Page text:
I certainly do not condone it and the Kirk is completely against fraudulent activities, but, the stress that is being placed on benefit fraud seems slightly out of proportion to the reality. Let us have a look at the data; for the financial year 2009-2010 the National Audit Office estimates fraud to be 0.6% of the Department of Work and Pensions benefits bill, while errors make up more than double this figure. Benefit fraud is estimated at £1 billion, and tax credit fraud is estimated at £0.6 billion, making a total of £1.6 billion.
However the Chancellor seems to have conflated benefit fraud and error during his speech announcing the Comprehensive Spending Review on October 20th 2010. He said:
“Nor will fraud in the welfare system be tolerated any more. We estimate that £5 billion a year is being lost in this way - £5 billion that others have to work long hours to pay in their taxes. This week we published our plans to step up the fight to catch benefit cheats and deploy uncompromising penalties when they are caught.”How come £1.6 billion got metamorphosed into £5 billion? Has there been a mistake in the decimal point?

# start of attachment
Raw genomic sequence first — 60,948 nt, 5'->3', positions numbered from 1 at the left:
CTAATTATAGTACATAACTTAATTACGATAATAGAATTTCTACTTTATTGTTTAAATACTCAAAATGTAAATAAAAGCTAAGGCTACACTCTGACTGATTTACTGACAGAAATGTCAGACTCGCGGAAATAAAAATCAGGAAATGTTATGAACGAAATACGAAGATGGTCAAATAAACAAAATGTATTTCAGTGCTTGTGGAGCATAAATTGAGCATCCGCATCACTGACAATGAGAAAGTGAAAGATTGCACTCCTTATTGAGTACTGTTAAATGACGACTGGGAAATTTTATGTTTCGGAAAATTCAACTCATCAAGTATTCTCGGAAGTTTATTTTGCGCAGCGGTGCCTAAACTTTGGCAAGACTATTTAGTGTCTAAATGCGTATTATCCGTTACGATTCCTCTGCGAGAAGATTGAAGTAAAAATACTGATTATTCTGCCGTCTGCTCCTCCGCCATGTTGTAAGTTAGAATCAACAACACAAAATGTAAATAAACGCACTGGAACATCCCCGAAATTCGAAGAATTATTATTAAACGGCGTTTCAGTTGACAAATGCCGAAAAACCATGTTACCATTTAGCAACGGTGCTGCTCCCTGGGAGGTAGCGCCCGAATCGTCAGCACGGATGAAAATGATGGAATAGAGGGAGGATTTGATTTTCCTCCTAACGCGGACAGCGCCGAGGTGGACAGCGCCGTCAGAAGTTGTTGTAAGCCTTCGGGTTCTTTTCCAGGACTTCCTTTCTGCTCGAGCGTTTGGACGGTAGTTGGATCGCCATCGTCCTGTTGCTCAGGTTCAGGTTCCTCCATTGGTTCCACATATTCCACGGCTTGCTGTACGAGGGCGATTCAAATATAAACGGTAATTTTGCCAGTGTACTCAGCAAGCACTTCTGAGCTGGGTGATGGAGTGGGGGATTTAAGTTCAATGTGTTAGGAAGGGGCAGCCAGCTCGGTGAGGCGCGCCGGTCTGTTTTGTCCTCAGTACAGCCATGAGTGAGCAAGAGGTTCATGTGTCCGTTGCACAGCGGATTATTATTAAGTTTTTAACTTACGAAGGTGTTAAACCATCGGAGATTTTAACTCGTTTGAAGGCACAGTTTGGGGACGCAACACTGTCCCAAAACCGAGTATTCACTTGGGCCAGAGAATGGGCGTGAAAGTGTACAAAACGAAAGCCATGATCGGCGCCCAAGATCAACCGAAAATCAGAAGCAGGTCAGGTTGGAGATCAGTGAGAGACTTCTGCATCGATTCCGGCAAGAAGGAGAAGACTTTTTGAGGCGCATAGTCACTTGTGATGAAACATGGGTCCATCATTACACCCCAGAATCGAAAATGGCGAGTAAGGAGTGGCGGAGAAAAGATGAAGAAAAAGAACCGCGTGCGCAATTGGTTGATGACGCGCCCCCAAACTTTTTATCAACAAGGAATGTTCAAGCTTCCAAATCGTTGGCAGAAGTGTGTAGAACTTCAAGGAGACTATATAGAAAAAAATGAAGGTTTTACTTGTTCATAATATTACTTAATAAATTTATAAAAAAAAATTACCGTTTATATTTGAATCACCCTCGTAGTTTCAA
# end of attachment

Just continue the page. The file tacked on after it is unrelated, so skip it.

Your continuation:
There seems to be a tendency to emphasise fraud when poverty and welfare reform are discussed. This often distracts attention from getting resources to those genuinely in need. This is truly unfortunate because our experience working in deprived communities is that life on benefits is often a struggle, with difficult and stressful financial choices being a daily occurrence. We believe this reality is not well reflected in government statements and should be at the heart of any debate on Welfare Reform.
I have therefore written together with a number of other church leaders to David Cameron calling on him to instruct the Chancellor to correct his statement of 20th October and that the publication ‘Tackling fraud and error in the benefit and tax credits systems’ published last week by the Department of Work and Pensions and HM Revenue and Customs is similarly corrected, as it makes the same error.